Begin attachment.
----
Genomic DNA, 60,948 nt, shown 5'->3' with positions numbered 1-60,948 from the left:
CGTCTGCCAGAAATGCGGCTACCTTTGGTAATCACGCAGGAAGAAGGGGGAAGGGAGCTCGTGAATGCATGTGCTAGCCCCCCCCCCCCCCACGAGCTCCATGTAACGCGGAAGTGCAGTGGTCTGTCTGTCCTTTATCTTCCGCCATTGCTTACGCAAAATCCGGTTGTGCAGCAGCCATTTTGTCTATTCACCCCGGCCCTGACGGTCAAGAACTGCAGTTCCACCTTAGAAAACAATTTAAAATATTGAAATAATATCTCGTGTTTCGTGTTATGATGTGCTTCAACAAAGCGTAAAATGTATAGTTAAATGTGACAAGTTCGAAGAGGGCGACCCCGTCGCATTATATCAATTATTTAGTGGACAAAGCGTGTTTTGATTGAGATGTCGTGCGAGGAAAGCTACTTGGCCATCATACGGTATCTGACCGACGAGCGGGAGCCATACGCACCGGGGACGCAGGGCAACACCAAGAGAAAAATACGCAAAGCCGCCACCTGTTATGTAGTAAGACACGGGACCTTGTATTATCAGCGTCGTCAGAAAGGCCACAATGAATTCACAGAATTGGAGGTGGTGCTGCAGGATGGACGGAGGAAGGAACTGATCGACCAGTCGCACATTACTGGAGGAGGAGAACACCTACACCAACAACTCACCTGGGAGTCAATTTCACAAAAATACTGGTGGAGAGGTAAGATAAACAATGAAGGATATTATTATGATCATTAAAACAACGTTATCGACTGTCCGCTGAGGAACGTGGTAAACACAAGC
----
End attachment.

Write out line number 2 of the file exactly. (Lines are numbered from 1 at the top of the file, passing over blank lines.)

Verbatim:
CGTCTGCCAGAAATGCGGCTACCTTTGGTAATCACGCAGGAAGAAGGGGGAAGGGAGCTCGTGAATGCATGTGCTAGCCCCCCCCCCCCCCACGAGCTCCATGTAACGCGGAAGTGCAGTGGTCTGTCTGTCCTTTATCTTCCGCCATTGCTTACGCAAAATCCGGTTGTGCAGCAGCCATTTTGTCTATTCACCCCGGCCCTGACGGTCAAGAACTGCAGTTCCACCTTAGAAAACAATTTAAAATATTGAAATAATATCTCGTGTTTCGTGTTATGATGTGCTTCAACAAAGCGTAAAATGTATAGTTAAATGTGACAAGTTCGAAGAGGGCGACCCCGTCGCATTATATCAATTATTTAGTGGACAAAGCGTGTTTTGATTGAGATGTCGTGCGAGGAAAGCTACTTGGCCATCATACGGTATCTGACCGACGAGCGGGAGCCATACGCACCGGGGACGCAGGGCAACACCAAGAGAAAAATACGCAAAGCCGCCACCTGTTATGTAGTAAGACACGGGACCTTGTATTATCAGCGTCGTCAGAAAGGCCACAATGAATTCACAGAATTGGAGGTGGTGCTGCAGGATGGACGGAGGAAGGAACTGATCGACCAGTCGCACATTACTGGAGGAGGAGAACACCTACACCAACAACTCACCTGGGAGTCAATTTCACAAAAATACTGGTGGAGAGGTAAGATAAACAATGAAGGATATTATTATGATCATTAAAACAACGTTATCGACTGTCCGCTGAGGAACGTGGTAAACACAAGC